Therefore,  Of The Legem Terrae Of Magna Carta,  We Know With

Reasonable Certainty.


We Also Know That Magna Carta Provides That "No Bailiff (Balivus)

Shall Hereafter Put Any Man To His Law,  (Put Him On Trial,) On His

Single Testimony,  Without Credible Witnesses Brought To Support It."

Coke Thinks "That Under This Word Balivus,  In This Act,  Is

Comprehended Every Justice,  Minister Of The King,  Steward Of The

King,  Steward And Bailiff." (2 Inst. 44.) And In Support Of This Idea

He Quotes From A Very Ancient Law Book,  Called The Mirror Of

Justices,  Written In The Time Of Edward I.,  Within A Century After

Magna Carta. But Whether This Were Really A Common Law

Principle,  Or Whether The Provision Grew Out Of That Jealousy Of The

Government Which,  At The Time Of Magna Carta,  Had Reached Its

Height,  Cannot Perhaps Now Be Determined.


We Also Know That,  By Magna Carta,  Amercements,  Or Fines,  Could

Not Be Imposed To The Ruin Of The Criminal; That,  In The Case Of A

Freeman,  His Contenement,  Or Means Of Subsisting In The Condition

Of A Freeman,  Must Be Saved To Him; That,  In The Case Of A Merchant,

His Merchandise Must Be Spared; And In The Case Of A Villein,  His

Waynage,  Or Plough-Tackle And Carts. This Also Is Likely To Have

Been A Principle Of The Common Law,  Inasmuch As,  In That Rude Age,

When The Means Of Gettin Employment As Laborers Were Not What

They Are Now,  The Man And His Family Would Probably Have Been

Liable To Starvation,  If These Means Of Subsistence Had Been Taken

From Him.


We Also Know,  Generally,  That,  At The Time Of Magna Carta,  All Acts

Intrinsically Criminal,  All Trespasses Against Persons And Property,

Were Crimes,  According To Lex Terra,  Or The Common Law.

Beyond The Points Now Given,  We Hardly Know Anything,  Probably

Nothing With Certainty,  As To What The "Legem Terran" Of Magna

Carta Did Authorize,  In Regard To Crimes. There Is Hardly Anything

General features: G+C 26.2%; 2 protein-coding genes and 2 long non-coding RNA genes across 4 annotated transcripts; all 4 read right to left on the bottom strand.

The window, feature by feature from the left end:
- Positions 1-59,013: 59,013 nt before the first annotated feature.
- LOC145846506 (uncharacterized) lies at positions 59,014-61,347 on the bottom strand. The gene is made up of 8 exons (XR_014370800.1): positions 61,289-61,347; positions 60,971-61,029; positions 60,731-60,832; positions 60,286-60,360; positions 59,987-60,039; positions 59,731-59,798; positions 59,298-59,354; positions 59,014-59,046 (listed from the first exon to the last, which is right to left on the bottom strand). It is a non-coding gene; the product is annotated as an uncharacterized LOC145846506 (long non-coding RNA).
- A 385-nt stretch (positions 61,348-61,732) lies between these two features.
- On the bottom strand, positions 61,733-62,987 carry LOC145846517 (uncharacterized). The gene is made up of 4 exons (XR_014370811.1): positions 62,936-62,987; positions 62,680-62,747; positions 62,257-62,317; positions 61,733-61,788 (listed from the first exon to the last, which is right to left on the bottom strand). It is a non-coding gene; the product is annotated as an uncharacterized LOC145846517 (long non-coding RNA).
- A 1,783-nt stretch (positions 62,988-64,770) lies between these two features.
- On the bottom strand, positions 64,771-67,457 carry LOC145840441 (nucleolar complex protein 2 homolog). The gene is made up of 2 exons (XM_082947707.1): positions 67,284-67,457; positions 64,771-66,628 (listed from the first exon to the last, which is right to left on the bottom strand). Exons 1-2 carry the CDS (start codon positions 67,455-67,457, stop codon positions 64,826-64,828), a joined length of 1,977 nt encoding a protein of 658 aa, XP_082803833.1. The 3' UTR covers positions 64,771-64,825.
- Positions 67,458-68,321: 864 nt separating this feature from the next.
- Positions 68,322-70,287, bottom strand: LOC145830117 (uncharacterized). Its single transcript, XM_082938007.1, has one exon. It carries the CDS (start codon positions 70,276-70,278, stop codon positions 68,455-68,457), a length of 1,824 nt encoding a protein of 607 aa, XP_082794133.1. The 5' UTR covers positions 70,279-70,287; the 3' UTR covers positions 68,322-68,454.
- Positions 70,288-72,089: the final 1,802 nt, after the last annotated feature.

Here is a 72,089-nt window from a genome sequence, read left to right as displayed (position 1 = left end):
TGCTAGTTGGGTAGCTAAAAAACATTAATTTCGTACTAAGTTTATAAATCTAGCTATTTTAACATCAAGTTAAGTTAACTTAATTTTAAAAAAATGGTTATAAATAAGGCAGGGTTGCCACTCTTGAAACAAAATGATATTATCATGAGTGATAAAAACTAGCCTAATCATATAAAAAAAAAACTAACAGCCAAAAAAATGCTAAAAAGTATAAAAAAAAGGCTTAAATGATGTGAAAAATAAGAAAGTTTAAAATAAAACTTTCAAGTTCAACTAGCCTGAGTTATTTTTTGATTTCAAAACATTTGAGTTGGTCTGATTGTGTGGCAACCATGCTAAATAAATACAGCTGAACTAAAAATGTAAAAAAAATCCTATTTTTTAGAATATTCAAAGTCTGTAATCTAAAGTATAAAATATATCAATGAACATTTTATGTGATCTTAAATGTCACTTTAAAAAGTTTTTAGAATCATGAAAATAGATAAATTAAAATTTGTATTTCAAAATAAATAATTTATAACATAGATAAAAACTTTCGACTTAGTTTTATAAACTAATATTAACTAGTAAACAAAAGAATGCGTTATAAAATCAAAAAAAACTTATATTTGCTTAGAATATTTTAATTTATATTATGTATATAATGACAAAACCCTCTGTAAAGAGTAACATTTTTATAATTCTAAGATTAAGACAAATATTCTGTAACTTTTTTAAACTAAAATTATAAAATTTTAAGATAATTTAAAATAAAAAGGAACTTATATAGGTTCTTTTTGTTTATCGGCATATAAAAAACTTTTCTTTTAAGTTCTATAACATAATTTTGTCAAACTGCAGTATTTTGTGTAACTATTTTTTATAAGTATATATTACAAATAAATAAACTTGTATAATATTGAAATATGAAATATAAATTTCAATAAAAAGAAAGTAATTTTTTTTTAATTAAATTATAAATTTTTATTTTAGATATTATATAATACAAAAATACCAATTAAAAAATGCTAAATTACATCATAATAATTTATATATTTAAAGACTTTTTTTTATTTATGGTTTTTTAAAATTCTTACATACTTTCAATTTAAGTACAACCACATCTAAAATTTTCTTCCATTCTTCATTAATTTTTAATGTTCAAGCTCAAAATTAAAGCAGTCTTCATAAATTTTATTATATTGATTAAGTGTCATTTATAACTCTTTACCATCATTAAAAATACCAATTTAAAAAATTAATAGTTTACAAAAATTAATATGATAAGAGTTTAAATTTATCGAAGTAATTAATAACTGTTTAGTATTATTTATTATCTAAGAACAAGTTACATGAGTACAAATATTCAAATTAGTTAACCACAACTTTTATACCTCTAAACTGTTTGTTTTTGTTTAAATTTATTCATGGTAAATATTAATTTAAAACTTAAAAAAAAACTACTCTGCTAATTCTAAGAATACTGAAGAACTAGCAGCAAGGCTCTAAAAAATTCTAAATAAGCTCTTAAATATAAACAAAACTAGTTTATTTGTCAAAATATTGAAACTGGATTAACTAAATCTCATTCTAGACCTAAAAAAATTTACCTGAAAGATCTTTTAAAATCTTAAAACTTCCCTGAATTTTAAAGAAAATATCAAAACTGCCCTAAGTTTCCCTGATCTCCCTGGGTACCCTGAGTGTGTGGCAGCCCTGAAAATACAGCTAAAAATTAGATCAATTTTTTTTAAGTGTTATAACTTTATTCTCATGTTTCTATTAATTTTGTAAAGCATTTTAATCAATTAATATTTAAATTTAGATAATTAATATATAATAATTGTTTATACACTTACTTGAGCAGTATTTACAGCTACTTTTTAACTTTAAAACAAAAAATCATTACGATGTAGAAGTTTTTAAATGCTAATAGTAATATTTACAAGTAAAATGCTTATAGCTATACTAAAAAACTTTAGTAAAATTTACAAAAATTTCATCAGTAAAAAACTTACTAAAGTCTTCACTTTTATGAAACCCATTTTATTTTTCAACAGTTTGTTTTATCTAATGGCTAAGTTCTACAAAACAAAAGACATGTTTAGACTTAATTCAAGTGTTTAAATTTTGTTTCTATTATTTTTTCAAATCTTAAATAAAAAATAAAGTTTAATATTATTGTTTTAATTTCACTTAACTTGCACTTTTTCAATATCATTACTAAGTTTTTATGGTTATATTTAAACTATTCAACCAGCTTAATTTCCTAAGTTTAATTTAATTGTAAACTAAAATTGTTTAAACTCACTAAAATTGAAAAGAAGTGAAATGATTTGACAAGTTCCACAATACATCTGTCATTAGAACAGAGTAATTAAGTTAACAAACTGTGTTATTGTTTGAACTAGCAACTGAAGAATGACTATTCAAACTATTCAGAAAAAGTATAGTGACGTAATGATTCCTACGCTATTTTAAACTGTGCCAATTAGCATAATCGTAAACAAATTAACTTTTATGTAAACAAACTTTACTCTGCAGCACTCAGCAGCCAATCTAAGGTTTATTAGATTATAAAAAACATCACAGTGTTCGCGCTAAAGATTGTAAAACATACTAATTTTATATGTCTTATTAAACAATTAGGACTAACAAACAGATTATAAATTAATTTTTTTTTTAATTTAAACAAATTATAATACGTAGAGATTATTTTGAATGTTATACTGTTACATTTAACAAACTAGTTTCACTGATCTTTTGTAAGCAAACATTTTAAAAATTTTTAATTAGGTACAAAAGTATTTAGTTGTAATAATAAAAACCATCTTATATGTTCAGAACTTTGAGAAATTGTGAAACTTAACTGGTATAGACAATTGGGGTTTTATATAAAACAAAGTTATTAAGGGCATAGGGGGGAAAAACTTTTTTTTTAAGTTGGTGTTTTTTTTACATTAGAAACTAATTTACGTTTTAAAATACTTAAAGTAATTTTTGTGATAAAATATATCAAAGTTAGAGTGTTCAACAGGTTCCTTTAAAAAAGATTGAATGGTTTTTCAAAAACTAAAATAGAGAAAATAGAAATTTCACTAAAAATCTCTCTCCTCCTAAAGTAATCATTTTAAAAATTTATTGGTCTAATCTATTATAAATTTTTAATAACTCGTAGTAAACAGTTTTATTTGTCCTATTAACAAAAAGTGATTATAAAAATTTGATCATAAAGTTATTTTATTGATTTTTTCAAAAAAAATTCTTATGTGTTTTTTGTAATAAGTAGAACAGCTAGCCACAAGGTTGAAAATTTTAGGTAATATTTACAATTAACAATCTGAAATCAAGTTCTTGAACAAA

Extant That Can Give Us Any Real Light On The Subject.

It Would Seem,  However,  That There Were,  Even At That Day,  Some

Chapter 2 (The Trial By Jury As Defined By Magna Carta) Section 2 Pg 30

Common Law Principles Governing Arrests; And Some Common Law

Forms And Rules As To Holding A Man For Trial,  (By Bail Or

Imprisonment;) Putting Him On Trial,  Such As By Indictment Or

Complaint; Summoning And Empanelling Jurors,  &C;.,  &C;.

Whatever These Common Law Principles Were,  Magna Carta

Requires Them To Be Observed; For Magna Carta Provides For The

Whole Proceedings,  Commencing With The Arrest,  ("No Freeman

Shall Be Arrested," &C;.,) And Ending With The Execution Of The

Sentence. And It Provides That Nothing Shall Be Done,  By The

Government,  From Beginning To End,  Unless According To The

Sentence Of The Peers,  Or "Legem Terrae," The Common Law. The Trial

By Peers Was A Part Of Legem Terrae,  And We Have Seen That The

Peers Must Necessarily Have Governed The Whole Proceedings At The

Tria1. But All The Proceedings For Arresting The Man,  And Bringing

Him To Trial,  Must Have Been Had Before The Case Could Come Under

The Cognizance Of The Peers,  And They Must,  Therefore,  Have Been

Governed By Other Rules Than The Discretion Of The Peers. We May

Conjecture,  Although We Cannot Perhaps Know With Much Certainty,

That The Lex Terrae,  Or Common Law,  Governing These Other

Proceedings,  Was Somewhat Similar To The Common Law Principle,

On The Same Points,  At The Present Day. Such Seem To Be The

Opinions Of Coke,  Who Says That The Phrase Nisi Per Legem Terrae

Means Unless By Due Process Of Law. Thus,  He Says: "Nisi Per Legem